WisdomTree Has Its Say In Multifactor ETF Race
WisdomTree Investments, Inc. (NASDAQ:WETF), one of the pioneers of smart beta exchange-traded funds, added to its already robust suite of fundamentally-weighted ETFs Thursday with the debut of the WisdomTree U.S. Multifactor Fund (BATS: USMF).
The new ETF tracks the WisdomTree U.S. Multifactor Index, a benchmark “comprised of 200 U.S. companies with the highest composite scores based on two fundamental factors, value and quality measures, and two technical factors, momentum and correlation,” according to WisdomTree. The index debuted earlier this month.
USMF is favorably priced at 0.28 percent per year, or $28 on a $10,000 investment. That is below average for smart beta ETFs and well below what investors would expect to pay on an actively managed mutual fund. The new ETF holds nearly 200 stocks, none of which exceed an allocation of 1.36 percent.
Combining Passive And Active
It is often said the smart beta ETFs blur the line between active and passive strategies. That can be particularly true of mutli-factor funds, a growing part of the smart beta space that help investors ease the difficulty of timing individual investment factors.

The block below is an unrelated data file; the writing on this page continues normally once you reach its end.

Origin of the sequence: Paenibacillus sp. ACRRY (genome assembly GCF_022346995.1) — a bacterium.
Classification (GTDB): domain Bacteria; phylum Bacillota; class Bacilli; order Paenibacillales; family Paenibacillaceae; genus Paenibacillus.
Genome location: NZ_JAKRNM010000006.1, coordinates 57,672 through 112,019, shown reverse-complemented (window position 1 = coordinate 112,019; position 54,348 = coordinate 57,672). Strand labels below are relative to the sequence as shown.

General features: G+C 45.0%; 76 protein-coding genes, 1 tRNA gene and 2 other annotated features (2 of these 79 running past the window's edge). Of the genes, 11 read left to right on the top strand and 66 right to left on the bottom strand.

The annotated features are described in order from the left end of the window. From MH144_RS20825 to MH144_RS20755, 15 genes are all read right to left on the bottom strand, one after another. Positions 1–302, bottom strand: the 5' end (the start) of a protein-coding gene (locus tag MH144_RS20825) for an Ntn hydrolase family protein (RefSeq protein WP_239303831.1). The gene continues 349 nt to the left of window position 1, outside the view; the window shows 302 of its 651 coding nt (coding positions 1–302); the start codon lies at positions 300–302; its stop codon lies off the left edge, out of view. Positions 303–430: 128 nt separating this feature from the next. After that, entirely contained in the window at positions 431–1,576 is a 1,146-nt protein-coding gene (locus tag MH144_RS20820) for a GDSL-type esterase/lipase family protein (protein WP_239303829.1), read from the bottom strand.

“Many investment managers describe the asset management spectrum as ranging from passive on one end of the continuum to active on the other,” said WisdomTree in a note. “Because ‘smart beta’ and factor strategies combine elements of passive and active, such strategies usually exist in the middle of this continuum. They have a similar goal as active managers—to try to outperform the market—but typically try to do so through a rules-based approach that can be codified into a stock index.”
There are advantages to multifactor strategies. For example, value is known to outperform, but that trend was betrayed for a decade. Likewise, some single factor ETFs make substantial sector bets, such as low volatility funds featuring large weights to consumer staples or utilities stocks.
A Different View
USMF's underlying index features exposure to 10 industry groups, translating to seven of the 11 S&P 500 sectors being represented in the fund. Technology stocks account for almost 24 percent of the new ETF's weight while financial services and healthcare stocks combine for nearly 27 percent.
“In a strategy that seeks to add alpha, one must take meaningful stock selection risk,” said WisdomTree. “We believe employing factor diversification improves the merits of stock selection and is a key element in shaping WisdomTree’s thinking on a more 'active' index methodology.”
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